One flaw in the Kyoto treaty is that its legal targets to cut greenhouse gas emissions, set in 1997, were mainly guesswork. Now many nations that signed onto it will likely not meet their targets for 2008-2012. Hopes of a new pact may go up in smoke.
What's needed at talks for a post-Kyoto treaty that began last week in Montreal is a new realism. Kyoto's successor must match the level of popular urgency about climate change to both the people's willingness for economic sacrifice and to reliable estimates of the costs of technological fixes. It was that mismatch in the Kyoto treaty that has hurt its promise - not the bipartisan rejection by the Clinton-era US Senate and later President Bush, or the lack of India and China as part of the treaty.
Kyoto's designers underestimated the obstacles to scrubbing carbon dioxide and other climate- altering gases from human activities. (It's not the first time that modern idealism has gone amuck on human behavior.) Now, the dashed hopes of Kyoto's success could damage the momentum for a new international consensus to come to grips with global warming and its possible human causes.
A greater admission of Kyoto's failures should be the first step toward regaining traction. The Washington-based Pew Center on Global Climate Change, for one, has found Kyoto flawed. The European Commission, while still hoping its nations can meet the target of reducing greenhouse gases by 8 percent below 1990 levels, concedes the continent has made little progress. The EC estimates that reductions will be down by only 1.6 percent by 2010.
Canada's most-recent data shows emissions were up 24 percent above 1990 levels, hardly the kind of progress needed to meet its target of 6 percent below 1990 levels. Japan is expected to have a 12 percent increase by 2010.
Better a treaty than no treaty, one might say. But the prospect of so many Kyoto violators puts in question the whole idea of a new global treaty that once again would commit nations to change their polluting businesses and transportation.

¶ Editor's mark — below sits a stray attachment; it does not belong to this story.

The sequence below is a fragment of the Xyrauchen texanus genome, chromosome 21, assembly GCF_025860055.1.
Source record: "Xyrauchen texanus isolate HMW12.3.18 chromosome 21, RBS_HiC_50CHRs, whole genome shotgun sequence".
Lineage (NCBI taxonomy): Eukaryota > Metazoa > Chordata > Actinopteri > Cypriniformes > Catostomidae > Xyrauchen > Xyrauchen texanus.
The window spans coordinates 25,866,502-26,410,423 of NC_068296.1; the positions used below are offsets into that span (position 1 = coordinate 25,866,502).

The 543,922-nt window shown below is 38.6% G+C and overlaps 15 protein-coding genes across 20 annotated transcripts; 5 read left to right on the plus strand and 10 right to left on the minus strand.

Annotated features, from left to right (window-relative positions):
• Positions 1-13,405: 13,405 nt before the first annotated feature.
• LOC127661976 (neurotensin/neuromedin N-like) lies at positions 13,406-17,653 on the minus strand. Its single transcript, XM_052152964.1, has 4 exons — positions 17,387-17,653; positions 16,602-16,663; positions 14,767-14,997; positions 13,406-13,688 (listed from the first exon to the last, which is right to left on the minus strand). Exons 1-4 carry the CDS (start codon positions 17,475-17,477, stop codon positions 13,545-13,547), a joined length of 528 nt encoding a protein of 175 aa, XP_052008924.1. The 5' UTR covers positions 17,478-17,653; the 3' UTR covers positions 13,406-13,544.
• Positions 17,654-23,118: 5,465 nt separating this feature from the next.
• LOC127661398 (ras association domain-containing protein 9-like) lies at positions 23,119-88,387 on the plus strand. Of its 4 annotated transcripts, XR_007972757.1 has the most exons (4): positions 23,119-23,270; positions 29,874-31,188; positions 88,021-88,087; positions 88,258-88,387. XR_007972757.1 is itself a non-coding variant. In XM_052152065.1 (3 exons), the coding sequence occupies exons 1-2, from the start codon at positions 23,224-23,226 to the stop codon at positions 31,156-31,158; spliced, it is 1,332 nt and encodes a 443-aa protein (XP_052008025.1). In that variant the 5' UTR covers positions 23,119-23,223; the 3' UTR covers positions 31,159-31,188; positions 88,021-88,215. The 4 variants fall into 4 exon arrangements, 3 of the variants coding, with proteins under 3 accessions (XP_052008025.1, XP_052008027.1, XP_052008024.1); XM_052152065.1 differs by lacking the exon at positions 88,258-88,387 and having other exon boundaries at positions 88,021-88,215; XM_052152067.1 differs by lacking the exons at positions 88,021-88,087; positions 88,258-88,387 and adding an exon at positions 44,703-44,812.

An alternative pushed by Mr. Bush is voluntary action by businesses, backed by government research and incentives toward clean energy. The US also put together a coalition last June with China, India, Japan, South Korea, and Australia to share their clean-energy research.
The pace of such voluntary efforts, however, will likely be meager against the pace of global warming (not that a successful Kyoto would have done much either). The US has not slowed down its average rate of increase in greenhouse gas emissions.
Cobbling together a post-Kyoto plan of global action will not be easy. China and India at least are now looped into action through the clean-energy coalition. Many states in the US plan to coerce businesses to clean up. And many global businesses, wary of uncertain emissions regulations, actually want firm plans. Insurance companies, too, would like a long-range look at whether humanity can rise to the challenge of keeping major climate disaster at bay.
Compromise between Europe, the US, and poor nations might be in the air. But it will be tough to find until the air is cleaned of Kyoto's missteps.